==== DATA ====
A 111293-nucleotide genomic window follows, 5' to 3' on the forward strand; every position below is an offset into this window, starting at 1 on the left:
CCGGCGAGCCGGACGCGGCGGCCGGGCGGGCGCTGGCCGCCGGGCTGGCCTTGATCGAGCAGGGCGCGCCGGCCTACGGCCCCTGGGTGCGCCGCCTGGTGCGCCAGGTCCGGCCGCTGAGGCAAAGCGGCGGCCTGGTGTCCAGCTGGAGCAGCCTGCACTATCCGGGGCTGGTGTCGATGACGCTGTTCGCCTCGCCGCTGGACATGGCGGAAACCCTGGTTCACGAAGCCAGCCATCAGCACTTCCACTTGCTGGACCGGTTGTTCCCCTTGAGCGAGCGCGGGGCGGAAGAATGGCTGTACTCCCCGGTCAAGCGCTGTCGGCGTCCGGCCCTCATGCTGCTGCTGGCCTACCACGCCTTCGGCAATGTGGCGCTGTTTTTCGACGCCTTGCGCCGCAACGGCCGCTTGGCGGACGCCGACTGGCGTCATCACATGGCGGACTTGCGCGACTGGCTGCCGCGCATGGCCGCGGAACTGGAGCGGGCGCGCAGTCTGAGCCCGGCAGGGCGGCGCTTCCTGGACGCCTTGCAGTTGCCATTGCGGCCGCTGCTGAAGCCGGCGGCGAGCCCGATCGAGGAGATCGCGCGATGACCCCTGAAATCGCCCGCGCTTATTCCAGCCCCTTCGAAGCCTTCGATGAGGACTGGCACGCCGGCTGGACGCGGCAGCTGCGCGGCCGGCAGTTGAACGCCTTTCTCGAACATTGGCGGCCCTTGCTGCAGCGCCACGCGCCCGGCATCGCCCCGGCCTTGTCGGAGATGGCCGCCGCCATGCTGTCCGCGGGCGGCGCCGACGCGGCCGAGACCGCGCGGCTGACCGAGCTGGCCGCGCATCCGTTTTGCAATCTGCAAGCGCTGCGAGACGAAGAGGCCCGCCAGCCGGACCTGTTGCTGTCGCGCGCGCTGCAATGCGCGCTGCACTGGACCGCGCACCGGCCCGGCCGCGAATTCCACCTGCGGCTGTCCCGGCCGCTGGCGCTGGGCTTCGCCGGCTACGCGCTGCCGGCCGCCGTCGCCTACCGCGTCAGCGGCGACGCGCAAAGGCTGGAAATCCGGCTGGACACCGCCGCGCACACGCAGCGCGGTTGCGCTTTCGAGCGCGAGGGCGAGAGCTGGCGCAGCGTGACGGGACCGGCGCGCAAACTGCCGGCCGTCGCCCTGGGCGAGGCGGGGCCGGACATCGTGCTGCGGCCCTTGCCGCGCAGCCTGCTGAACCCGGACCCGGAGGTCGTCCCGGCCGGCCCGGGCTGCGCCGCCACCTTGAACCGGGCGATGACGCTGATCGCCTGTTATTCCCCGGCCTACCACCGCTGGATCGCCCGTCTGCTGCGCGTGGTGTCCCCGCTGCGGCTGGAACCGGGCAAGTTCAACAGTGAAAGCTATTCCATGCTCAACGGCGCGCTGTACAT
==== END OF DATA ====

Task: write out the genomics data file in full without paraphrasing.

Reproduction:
A 111293-nucleotide genomic window follows, 5' to 3' on the forward strand; every position below is an offset into this window, starting at 1 on the left:
CCGGCGAGCCGGACGCGGCGGCCGGGCGGGCGCTGGCCGCCGGGCTGGCCTTGATCGAGCAGGGCGCGCCGGCCTACGGCCCCTGGGTGCGCCGCCTGGTGCGCCAGGTCCGGCCGCTGAGGCAAAGCGGCGGCCTGGTGTCCAGCTGGAGCAGCCTGCACTATCCGGGGCTGGTGTCGATGACGCTGTTCGCCTCGCCGCTGGACATGGCGGAAACCCTGGTTCACGAAGCCAGCCATCAGCACTTCCACTTGCTGGACCGGTTGTTCCCCTTGAGCGAGCGCGGGGCGGAAGAATGGCTGTACTCCCCGGTCAAGCGCTGTCGGCGTCCGGCCCTCATGCTGCTGCTGGCCTACCACGCCTTCGGCAATGTGGCGCTGTTTTTCGACGCCTTGCGCCGCAACGGCCGCTTGGCGGACGCCGACTGGCGTCATCACATGGCGGACTTGCGCGACTGGCTGCCGCGCATGGCCGCGGAACTGGAGCGGGCGCGCAGTCTGAGCCCGGCAGGGCGGCGCTTCCTGGACGCCTTGCAGTTGCCATTGCGGCCGCTGCTGAAGCCGGCGGCGAGCCCGATCGAGGAGATCGCGCGATGACCCCTGAAATCGCCCGCGCTTATTCCAGCCCCTTCGAAGCCTTCGATGAGGACTGGCACGCCGGCTGGACGCGGCAGCTGCGCGGCCGGCAGTTGAACGCCTTTCTCGAACATTGGCGGCCCTTGCTGCAGCGCCACGCGCCCGGCATCGCCCCGGCCTTGTCGGAGATGGCCGCCGCCATGCTGTCCGCGGGCGGCGCCGACGCGGCCGAGACCGCGCGGCTGACCGAGCTGGCCGCGCATCCGTTTTGCAATCTGCAAGCGCTGCGAGACGAAGAGGCCCGCCAGCCGGACCTGTTGCTGTCGCGCGCGCTGCAATGCGCGCTGCACTGGACCGCGCACCGGCCCGGCCGCGAATTCCACCTGCGGCTGTCCCGGCCGCTGGCGCTGGGCTTCGCCGGCTACGCGCTGCCGGCCGCCGTCGCCTACCGCGTCAGCGGCGACGCGCAAAGGCTGGAAATCCGGCTGGACACCGCCGCGCACACGCAGCGCGGTTGCGCTTTCGAGCGCGAGGGCGAGAGCTGGCGCAGCGTGACGGGACCGGCGCGCAAACTGCCGGCCGTCGCCCTGGGCGAGGCGGGGCCGGACATCGTGCTGCGGCCCTTGCCGCGCAGCCTGCTGAACCCGGACCCGGAGGTCGTCCCGGCCGGCCCGGGCTGCGCCGCCACCTTGAACCGGGCGATGACGCTGATCGCCTGTTATTCCCCGGCCTACCACCGCTGGATCGCCCGTCTGCTGCGCGTGGTGTCCCCGCTGCGGCTGGAACCGGGCAAGTTCAACAGTGAAAGCTATTCCATGCTCAACGGCGCGCTGTACAT